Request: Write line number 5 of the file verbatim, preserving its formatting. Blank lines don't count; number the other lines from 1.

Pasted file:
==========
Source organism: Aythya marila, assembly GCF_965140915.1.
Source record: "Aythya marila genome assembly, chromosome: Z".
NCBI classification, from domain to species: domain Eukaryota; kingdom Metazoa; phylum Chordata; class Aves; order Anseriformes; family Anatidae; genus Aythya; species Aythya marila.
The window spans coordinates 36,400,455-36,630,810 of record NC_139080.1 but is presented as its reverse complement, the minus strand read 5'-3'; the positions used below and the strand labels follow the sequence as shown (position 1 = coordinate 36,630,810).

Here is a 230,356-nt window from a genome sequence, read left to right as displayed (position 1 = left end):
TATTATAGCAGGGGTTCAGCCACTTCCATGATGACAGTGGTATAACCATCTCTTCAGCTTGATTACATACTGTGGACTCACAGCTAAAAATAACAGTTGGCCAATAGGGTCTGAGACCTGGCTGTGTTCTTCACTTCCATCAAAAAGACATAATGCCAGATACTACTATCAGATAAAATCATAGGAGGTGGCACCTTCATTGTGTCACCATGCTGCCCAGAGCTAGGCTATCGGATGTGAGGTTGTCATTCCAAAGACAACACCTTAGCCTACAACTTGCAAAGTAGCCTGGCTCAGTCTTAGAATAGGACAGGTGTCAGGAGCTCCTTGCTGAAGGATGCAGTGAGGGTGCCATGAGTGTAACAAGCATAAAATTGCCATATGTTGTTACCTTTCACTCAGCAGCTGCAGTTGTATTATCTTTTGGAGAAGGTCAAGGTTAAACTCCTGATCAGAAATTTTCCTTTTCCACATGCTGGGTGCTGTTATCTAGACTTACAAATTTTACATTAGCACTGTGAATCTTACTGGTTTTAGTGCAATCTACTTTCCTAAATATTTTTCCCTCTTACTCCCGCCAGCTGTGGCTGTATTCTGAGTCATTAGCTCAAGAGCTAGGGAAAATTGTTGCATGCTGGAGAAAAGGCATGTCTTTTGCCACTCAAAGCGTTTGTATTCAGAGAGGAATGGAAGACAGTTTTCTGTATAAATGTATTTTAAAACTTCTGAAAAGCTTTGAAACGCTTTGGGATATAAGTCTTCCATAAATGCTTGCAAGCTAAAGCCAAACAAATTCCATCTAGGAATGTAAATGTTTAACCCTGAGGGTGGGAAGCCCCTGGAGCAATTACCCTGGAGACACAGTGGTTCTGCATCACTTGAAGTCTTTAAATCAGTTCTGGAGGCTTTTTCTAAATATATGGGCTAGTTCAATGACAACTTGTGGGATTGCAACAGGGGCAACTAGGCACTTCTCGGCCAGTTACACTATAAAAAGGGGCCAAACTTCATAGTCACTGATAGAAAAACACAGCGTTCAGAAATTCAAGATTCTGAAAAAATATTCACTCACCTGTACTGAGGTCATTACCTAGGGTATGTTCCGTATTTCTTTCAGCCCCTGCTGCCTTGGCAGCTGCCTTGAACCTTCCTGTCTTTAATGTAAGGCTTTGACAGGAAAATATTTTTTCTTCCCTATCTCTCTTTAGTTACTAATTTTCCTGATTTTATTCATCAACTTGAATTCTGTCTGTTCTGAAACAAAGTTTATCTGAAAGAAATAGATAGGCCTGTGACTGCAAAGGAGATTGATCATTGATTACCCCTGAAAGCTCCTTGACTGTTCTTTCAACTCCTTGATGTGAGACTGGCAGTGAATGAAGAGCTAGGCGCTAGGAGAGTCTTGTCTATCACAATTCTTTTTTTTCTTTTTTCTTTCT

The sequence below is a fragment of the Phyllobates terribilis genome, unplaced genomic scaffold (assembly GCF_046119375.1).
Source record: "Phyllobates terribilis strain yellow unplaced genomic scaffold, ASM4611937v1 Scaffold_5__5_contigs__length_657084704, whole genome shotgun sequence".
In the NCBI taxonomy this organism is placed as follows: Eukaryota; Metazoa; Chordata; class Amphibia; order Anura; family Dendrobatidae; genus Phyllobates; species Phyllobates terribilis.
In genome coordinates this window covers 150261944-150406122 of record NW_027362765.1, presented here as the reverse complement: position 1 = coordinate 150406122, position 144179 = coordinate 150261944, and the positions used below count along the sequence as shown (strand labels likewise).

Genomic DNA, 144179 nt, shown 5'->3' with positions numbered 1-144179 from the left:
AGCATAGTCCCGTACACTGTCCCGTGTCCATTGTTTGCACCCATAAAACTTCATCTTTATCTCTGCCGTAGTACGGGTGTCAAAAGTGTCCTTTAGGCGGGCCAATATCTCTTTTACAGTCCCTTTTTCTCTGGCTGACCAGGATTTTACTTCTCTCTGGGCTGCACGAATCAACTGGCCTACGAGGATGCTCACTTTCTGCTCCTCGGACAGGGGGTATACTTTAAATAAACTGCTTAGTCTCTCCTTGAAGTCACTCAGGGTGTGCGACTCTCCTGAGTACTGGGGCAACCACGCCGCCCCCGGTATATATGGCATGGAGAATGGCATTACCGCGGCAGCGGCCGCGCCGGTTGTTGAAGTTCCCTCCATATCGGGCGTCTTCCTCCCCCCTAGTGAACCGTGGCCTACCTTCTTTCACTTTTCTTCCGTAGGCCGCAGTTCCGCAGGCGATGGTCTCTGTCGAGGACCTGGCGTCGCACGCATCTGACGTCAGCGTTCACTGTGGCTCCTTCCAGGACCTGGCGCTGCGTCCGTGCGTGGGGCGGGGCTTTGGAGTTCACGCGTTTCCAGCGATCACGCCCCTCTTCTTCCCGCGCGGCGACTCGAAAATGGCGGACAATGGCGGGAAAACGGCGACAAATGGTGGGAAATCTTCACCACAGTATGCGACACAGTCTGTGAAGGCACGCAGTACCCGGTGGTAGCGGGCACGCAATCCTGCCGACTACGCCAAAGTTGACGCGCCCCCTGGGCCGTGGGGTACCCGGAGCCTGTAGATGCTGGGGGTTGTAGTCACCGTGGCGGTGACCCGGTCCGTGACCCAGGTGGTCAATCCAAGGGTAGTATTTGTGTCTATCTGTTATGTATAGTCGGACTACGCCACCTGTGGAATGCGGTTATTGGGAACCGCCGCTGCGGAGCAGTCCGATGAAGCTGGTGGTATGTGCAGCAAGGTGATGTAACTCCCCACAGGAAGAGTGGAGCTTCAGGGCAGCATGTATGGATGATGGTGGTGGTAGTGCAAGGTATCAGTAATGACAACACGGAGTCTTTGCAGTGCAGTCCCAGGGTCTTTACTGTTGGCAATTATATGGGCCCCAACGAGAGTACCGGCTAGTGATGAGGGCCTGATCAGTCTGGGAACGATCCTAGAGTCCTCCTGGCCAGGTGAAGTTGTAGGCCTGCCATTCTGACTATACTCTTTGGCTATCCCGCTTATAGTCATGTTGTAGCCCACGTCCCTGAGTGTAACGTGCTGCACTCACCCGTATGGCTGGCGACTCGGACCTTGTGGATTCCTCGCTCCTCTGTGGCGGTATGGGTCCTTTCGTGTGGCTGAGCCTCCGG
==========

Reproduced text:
Here is a 230,356-nt window from a genome sequence, read left to right as displayed (position 1 = left end):